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Mitsubishi Electric Car

On Sale in US Date: January 2012. Price: $27,990 – $33,230. Main competitor: Nissan Leaf.
Powertrain: 49 kw (66 hp) AC synchronous electric motor; 16 kwh lithium-ion battery pack; Rear wheel drive.
EPA Fuel Economy/Range: 112 mpge; 62 miles.

What’s New in the United States Version Mitsubishi i-MIEV

The Japanese domestic market version of the i has been on sale in Japan as the Mitsubishi electric car i-MiEV since July 2009. Mitsubishi had to beef up the Mitsubishi electric car  i-MIEV for the U.S. market and to meet more stringent North American crash regulations. Adding 4.3 inches through the longitudinal center of the i pushes the width to 62.4 inches. This makes the Mitsubishi electric car better suited for average bodied Americans.

It’s still almost two inches narrower than a Fiat 500, but the gains in width translate into more elbow room than the Japanese version. Additional front and rear crash structure adds about nine inches of overall length but unfortunately no additional interior room. The North American Mitsubishi electric car i-MIEV weighs in at a feathery 2500 pounds despite carrying 88 steel-encased lithium-ion batteries tucked away under the floorboard.

Mitsubishi Electric Car is Smooth and Quite

If you’ve ever driven an electric golf car, you probably remember the jumpy throttle tip-in, a characteristic of electric motors producing maximum torque at zero rpm. The Mitsubishi electric car  i’s Smooth Start Control electronically regulates torque from a stop to eliminate jolting starts, making the car feel more polished than most electric cars or as commonly known electric vehicles.(EVs)

Mitsubishi Electric Car
Mitsubishi Electric Car

While the i’s electric propulsion is advanced driving it requires no special training or knowledge. Turning the conventional column-mounted key activates the electric engine. Putting the car in drive lets the motor get to work. Steping on the amp pedal moves the Mitsubishi electric car out smoothly and off you go.

The lack of gear changes or a traditional powertrain noise adds refinement as you move smoothly along. There is no wind noise to compete with your favorite music artist. The electrically assisted power steering feels light to the touch, as do the vacuum-assisted front disc and rear drum brakes. There is no intake manifold vacuum to power the brakes as on the JDM gasoline-powered i-MIEV. Mitsubishi uses an electric vacuum pump for boosting power duties on the electric vehicles. The seamless transition between regenerative and mechanical braking deserves praise. Unfortunately, the lack of acceleration excitement is going disappoint palpable those with a need for speed; 0-60 mph clocks in at about 15 seconds. 81 mph is the top speed. The Mitsubishi electric car is not a speed demon but is great for driving around town.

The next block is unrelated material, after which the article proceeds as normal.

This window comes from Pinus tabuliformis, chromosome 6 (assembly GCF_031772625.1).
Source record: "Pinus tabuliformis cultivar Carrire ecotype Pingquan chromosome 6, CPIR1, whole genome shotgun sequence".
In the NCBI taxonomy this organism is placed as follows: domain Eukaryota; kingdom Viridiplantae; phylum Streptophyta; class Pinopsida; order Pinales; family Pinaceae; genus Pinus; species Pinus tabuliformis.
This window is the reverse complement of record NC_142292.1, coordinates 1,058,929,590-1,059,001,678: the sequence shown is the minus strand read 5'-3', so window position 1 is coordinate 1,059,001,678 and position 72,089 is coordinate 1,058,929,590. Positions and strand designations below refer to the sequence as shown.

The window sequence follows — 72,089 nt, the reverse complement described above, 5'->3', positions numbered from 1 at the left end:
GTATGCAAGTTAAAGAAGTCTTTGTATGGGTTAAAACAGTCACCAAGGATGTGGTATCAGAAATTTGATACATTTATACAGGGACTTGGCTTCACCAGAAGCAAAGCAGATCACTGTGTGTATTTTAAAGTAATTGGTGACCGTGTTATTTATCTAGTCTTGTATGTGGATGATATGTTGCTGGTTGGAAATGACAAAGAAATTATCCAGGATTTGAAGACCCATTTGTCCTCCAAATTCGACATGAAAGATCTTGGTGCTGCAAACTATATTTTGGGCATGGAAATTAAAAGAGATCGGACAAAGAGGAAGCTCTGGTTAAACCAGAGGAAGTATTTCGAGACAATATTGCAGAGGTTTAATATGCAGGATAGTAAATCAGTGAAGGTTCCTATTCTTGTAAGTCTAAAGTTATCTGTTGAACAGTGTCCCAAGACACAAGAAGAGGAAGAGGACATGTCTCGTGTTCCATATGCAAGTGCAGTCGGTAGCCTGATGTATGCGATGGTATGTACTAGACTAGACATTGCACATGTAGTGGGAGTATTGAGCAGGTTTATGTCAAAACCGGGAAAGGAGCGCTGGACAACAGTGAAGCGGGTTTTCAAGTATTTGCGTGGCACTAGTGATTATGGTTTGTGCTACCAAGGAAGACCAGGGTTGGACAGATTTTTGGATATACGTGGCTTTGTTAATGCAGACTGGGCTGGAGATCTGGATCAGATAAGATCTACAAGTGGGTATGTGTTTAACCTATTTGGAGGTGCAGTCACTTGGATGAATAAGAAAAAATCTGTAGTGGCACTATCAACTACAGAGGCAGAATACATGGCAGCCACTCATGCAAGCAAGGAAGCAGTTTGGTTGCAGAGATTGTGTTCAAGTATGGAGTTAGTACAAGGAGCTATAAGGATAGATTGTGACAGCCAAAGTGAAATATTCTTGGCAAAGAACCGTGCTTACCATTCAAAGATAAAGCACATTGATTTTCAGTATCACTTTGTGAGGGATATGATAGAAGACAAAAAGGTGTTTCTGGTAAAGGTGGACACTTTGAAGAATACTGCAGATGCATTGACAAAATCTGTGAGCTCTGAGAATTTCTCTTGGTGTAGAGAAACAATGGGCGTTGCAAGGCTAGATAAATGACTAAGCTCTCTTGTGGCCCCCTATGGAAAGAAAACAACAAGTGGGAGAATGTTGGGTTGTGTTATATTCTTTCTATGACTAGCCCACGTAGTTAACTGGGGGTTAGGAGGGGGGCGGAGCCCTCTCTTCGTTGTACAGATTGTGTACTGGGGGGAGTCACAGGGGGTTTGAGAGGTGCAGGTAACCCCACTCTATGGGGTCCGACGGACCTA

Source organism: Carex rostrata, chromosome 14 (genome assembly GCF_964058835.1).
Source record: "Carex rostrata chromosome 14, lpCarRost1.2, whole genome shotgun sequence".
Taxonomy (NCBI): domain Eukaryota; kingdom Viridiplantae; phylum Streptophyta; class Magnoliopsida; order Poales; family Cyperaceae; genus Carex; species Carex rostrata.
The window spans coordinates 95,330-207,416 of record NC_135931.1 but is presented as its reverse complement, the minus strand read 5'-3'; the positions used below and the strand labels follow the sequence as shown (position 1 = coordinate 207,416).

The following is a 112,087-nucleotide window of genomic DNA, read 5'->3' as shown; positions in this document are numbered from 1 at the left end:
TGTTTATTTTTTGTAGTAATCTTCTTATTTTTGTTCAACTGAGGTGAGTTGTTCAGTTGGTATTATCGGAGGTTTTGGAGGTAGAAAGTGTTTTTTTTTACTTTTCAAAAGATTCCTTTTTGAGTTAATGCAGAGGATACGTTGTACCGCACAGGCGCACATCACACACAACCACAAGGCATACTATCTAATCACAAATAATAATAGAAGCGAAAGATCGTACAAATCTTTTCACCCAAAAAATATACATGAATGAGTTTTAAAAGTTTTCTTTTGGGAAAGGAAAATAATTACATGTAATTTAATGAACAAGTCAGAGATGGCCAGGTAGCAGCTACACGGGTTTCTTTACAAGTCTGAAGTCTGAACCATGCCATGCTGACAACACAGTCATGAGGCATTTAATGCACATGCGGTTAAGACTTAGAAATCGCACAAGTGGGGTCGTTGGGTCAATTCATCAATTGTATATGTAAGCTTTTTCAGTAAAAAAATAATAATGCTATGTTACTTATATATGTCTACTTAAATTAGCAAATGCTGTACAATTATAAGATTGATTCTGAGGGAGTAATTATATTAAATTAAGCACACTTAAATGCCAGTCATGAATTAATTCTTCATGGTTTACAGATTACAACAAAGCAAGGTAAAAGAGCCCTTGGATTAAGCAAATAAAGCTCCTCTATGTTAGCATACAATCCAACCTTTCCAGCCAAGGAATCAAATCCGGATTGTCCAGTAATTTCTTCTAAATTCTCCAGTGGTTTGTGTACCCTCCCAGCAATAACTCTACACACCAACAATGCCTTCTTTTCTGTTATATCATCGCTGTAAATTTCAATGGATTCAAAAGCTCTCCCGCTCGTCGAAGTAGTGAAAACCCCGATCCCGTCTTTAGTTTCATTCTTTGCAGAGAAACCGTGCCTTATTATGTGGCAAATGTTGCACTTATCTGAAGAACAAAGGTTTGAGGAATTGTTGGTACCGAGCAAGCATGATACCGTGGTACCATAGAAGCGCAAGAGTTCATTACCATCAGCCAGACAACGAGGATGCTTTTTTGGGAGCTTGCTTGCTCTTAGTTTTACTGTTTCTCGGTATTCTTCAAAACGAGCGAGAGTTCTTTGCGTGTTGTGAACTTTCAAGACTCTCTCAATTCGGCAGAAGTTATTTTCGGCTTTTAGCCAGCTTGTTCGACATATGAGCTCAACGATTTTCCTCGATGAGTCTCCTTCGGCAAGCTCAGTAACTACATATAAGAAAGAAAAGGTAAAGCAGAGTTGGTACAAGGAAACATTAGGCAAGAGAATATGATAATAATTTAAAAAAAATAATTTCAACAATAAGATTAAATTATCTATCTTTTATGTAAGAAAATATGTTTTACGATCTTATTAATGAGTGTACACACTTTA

Mitsubishi Electric Car Amazingly is Comfortable for Four

The North American i-MIEV has a larger beam that makes the already-tall interior genuinely comfortable for four. Stretching an interior is hard work and expensive, but leave it to the Japanese to find a solution. Mitsubishi engineers devised a clever cost-saving move that frames the dash from the skinnier left-hand drive version sold in Europe with another layer of dashboard. The result is an extra width that appears like it was designed into the Mitsubishi electric car from the get-go.

Sporty Driver’s Won’t Like This i-MIEV Characteristic

Understeer and squealing front tires greet drivers who push the Mitsubishi electric car hard into corners. The car’s staggered tires (145/65R15 front, 175/65R15 rear) and softly sprung chassis make the plowing worse, a trait that is disappointing. Driving fun is diminished for those who like to blast around sharp curves. Otherwise driving the Mitsubishi electric car i-MIEV is a fun experience.

Mitsubishi Electric Car Scores Well at the Bottom Line

With a price that is beneath the Nissan Leaf by more than $5000 and superior efficiency and performance Mitsubishi’s North American version of the Mitsubishi electric car i-MIEV vehicle may attract a broader audience than only urban-dwelling environmentalists who consider personal transportation a horrible necessary evil.

The EPA estimates drivers will spend only $495 dollars to drive the i-MIEV 15,000 miles. Since the Mitsubishi’s i-MIEV has a practical range of only 62 miles driving the car and 15,000 miles would be a challenge. That distance would vary quite a lot depending on how you drive the car. 15 minutes of hard driving at Mitsubishi’s Nagoya proving grounds did away with four of the 16 energy bars in the Mitsubishi electric car i’s “fuel” gauge.

However, Mitsubishi’s management is fixated on helping the world become a safer and greener place. The practical changes they’ve made to the Mitsubishi electric car i-MIEV will make the $27,990 (before a $7500 tax credit) car more enticing for American drivers and driving environs which often involves traveling on expressways.

Undoubtedly the Mitsubishi electric car will continue to improve in drivability and range. Within a few years electric charging stations will probably be widespread across the United States. This factor alone will accelerate the acceptability and even desirability of driving an electric car.

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{ 1 comment… read it below or add one }

D knight May 12, 2013 at 3:15 pm

You say your electric car is “smooth and quite”, quite what?

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